FIG. 1 is a brief configuration diagram of a scanning electron microscope which is an embodiment of the present invention. A voltage is applied between a cathode 1 and a first anode 2 by a high-voltage control power supply 20 controlled by a computer 40. This voltage extracts a primary electron beam 4 from the cathode 1 as a predetermined emission current. An acceleration voltage is applied between the cathode 1 and a second anode 3 by the high-voltage control power supply 20 controlled by the computer 40. This acceleration voltage accelerates the primary electron beam 4 emitted from the cathode 1, thereby causing the beam 4 to travel toward a lens system at the subsequent stage. The primary electron beam 4 is converged by a condenser lens 5 controlled by a lens control power supply 21. Then, an aperture plate 8 eliminates an unnecessary region of the primary electron beam 4. After that, the primary electron beam 4 is converged onto a sample 10 as a microscopic spot by a condenser lens 6 controlled by a lens control power supply 22 and an objective lens 7 controlled by an objective-lens control power supply 23. The objective lens 7 is capable of assuming various types of modes such as the in-lens system, out-lens system, and snorkel-lens system (i.e., semi-in-lens system). Also, the retarding system is assumable which decelerates the primary electron beam by applying a negative voltage to the sample. Moreover, each of the lenses may be configured with an electrostatic lens including a plurality of electrodes.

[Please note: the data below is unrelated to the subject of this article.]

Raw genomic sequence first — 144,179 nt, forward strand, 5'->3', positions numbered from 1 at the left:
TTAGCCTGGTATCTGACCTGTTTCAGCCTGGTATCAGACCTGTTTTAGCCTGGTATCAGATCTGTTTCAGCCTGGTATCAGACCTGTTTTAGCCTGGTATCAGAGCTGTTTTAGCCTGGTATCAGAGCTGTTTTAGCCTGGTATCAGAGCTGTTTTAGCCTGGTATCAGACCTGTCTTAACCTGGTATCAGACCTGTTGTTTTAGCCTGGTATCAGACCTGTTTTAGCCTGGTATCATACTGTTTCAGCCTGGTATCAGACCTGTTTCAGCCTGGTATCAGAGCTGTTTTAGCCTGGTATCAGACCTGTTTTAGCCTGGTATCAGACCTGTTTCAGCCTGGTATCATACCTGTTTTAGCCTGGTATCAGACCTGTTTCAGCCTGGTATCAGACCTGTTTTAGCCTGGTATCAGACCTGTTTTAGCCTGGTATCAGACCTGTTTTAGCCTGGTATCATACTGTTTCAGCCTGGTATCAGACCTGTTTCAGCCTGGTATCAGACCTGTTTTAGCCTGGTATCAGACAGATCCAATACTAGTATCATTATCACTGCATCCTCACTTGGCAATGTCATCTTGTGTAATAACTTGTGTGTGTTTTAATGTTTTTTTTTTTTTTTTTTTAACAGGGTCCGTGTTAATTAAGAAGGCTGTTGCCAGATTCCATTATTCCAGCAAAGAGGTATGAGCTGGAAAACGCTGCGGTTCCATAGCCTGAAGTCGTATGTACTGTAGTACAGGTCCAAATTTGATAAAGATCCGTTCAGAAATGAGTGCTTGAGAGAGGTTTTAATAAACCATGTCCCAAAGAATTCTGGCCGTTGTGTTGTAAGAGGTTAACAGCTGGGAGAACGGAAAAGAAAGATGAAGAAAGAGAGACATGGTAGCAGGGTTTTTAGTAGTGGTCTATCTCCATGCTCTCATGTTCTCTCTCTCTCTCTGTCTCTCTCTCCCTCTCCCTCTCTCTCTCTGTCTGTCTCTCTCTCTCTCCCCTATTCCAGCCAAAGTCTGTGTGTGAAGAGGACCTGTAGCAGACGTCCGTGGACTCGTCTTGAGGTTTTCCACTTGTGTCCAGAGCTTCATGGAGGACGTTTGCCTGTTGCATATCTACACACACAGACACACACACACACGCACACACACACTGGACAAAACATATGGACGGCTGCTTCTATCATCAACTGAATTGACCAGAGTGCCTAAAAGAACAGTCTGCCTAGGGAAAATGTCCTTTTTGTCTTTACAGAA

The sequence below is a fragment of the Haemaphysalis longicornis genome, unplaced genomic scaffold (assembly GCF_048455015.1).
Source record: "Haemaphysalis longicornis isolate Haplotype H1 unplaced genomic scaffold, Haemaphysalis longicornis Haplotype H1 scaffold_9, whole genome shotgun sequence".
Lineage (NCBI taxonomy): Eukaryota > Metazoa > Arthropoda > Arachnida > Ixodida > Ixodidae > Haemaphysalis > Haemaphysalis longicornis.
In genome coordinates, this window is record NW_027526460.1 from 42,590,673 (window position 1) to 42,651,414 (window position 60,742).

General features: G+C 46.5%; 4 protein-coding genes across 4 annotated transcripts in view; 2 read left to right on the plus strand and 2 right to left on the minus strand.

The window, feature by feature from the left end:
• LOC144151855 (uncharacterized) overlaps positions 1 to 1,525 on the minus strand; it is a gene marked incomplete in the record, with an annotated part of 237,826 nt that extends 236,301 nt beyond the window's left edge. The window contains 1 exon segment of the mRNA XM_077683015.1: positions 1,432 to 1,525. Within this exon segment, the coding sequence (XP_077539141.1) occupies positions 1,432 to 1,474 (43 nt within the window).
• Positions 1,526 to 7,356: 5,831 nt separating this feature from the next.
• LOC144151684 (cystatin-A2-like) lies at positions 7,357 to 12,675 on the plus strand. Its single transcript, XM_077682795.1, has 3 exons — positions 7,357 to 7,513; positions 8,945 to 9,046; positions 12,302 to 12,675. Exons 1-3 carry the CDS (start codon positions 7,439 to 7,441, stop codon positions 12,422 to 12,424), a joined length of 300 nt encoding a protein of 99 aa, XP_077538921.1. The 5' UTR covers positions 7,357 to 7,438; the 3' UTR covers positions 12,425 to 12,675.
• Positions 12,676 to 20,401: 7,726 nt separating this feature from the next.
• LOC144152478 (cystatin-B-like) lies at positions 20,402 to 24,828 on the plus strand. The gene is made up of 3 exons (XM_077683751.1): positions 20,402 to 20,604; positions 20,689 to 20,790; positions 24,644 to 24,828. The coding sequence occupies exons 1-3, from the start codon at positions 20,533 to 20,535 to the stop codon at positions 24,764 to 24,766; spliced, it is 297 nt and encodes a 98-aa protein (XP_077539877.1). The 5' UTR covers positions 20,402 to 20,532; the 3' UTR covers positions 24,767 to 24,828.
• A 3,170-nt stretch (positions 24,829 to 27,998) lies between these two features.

The primary electron beam 4 is scanned on the sample 10 in a two-dimensional manner by a scanning coil 9 controlled by a scanning-coil control power supply 24. A secondary signal 12 such as secondary electrons, which are generated from the sample 10 by irradiation of the primary electron beam 4, travels to a region over the objective lens 7. After that, the secondary signal 12 is separated from the primary electrons by an orthogonal-electromagnetic-field generation device 11 for separating the secondary signal, then being detected by a secondary-signal detector 13. The secondary signal 12 detected by the secondary-signal detector 13 is amplified by a signal amplifier 14. After that, the secondary signal amplified is transferred to an image memory 25, then being displayed on an image display device 26 as a sample image.